you, by panning the camera in a way that matches its speed. This will
take a lot of attempts to get right. You might like
to try capturing one of the many cyclists around campus, or a passing car.
- Requirement 4: Show the action with a burst.
Take a burst of photos (at least 3) one after another quickly, so that
it shows something happening and tells a small story. Many cameras have
a burst mode to make this easier. Once you've taken your action sequence, you should combine the burst of photographs into a single image using Photoshop or similar. Your combination could be as simple as placing all of the photos side-by-side into one larger photo, or it could be a blend of the photos, or it could be something fancier. The choice is yours!
- Upload your photos and add comments.. Upload
your photos using the Picasa account you created last week to a public
Picasa album titled "CS178 Assignment 2 - Sports and Action". Add
comments below each photo explaining how to you took the photo, what
relevant camera settings you used and why, any image processing done to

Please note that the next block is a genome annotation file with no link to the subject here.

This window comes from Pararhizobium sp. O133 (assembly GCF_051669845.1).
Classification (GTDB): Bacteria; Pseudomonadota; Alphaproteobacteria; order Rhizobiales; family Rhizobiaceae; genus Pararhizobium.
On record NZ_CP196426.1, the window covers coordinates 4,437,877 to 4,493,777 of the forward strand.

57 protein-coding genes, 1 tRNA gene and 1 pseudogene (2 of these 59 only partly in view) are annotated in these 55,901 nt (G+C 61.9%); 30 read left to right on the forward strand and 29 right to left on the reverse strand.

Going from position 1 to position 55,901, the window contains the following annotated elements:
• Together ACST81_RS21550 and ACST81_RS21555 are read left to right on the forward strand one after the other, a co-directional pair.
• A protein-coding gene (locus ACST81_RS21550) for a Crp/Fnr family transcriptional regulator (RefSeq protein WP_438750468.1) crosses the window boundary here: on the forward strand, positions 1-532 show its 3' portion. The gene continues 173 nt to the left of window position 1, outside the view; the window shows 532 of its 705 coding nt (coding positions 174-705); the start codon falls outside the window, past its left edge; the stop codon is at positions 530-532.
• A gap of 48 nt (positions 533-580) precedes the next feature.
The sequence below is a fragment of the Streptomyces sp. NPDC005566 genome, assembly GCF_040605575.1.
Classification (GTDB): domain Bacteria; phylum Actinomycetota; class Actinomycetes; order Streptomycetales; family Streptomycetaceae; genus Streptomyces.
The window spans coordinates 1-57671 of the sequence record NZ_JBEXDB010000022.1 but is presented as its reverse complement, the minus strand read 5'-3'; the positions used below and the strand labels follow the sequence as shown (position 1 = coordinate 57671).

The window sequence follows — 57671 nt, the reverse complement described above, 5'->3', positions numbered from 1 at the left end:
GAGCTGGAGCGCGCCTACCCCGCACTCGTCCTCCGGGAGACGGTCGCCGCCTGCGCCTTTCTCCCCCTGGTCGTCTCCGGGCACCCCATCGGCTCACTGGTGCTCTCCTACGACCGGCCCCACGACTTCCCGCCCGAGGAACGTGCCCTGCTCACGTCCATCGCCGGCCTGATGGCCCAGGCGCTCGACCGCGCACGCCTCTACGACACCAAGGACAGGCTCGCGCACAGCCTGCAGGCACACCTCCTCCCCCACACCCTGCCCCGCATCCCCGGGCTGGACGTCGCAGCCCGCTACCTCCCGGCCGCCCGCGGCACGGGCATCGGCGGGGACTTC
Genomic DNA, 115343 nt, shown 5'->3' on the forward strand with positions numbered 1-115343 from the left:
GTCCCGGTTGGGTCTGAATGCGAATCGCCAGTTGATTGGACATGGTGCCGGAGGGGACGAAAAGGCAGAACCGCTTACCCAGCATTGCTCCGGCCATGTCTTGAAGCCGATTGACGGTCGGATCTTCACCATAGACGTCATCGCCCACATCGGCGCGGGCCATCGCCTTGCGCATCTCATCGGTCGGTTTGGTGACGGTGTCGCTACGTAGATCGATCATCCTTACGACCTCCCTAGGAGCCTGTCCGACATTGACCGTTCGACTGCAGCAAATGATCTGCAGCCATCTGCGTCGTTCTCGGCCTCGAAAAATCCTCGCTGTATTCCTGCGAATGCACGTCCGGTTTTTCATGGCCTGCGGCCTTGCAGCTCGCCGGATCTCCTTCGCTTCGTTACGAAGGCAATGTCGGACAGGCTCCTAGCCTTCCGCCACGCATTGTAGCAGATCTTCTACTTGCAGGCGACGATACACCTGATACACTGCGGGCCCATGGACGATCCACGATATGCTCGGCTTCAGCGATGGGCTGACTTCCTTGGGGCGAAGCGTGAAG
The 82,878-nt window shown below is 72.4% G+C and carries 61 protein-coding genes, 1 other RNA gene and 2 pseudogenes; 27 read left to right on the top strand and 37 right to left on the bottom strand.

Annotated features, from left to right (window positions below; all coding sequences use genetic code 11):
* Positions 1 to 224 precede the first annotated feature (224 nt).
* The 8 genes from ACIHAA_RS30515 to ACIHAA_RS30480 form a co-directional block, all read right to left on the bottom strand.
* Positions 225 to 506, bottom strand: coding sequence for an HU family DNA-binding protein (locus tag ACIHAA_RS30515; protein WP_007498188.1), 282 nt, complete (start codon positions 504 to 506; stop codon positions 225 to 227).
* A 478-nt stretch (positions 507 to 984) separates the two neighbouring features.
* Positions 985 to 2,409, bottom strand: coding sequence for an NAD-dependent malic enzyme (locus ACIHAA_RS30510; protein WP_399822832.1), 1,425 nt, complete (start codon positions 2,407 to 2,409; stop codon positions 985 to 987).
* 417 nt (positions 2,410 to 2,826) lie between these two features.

the photograph afterwards, and most importantly, which requirement each
photo covers. There's no need to send an email like last week; your TA
will look in your Picasa account for the album.
We've put up an example solution to this assignment to give you an idea of pictures that satisfy the requirements. You don't have to meet the assignment requirements in the same way as we did - surprise us!
One caveat: In our example solutions we may reuse photos we already had lying around, or borrow photos from other people to illustrate a point. Don't do this - your work for each assignment should be done by you specifically for the course.
If you have questions or comments about the photos we
used in the example solution, feel free to add them as comments below
the corresponding photograph in Picasa Web, or to email us.
It's hard to judge artistic quality, so rather than grading the individual photos, the TAs will assign grades based on whether you met the requirements of the assignment. For each requirement, you'll be given a check for meeting the requirement, check-minus for not quite meeting the requirement, or check-plus if you do something spectacular that makes your grader's jaw drop.
Practice technical problems
Starting this week, we'll be including some technical questions in each assignment to help you make sure you're keeping up with the material. You don't have to turn in your answers; they're just for your educational benefit. After the assignment's due we'll post the answers here, and we'll also discuss some of them in Section, time permitting. In this case, the first two should be pretty easy and the last two are more in line with the sort of questions we might ask on the midterm.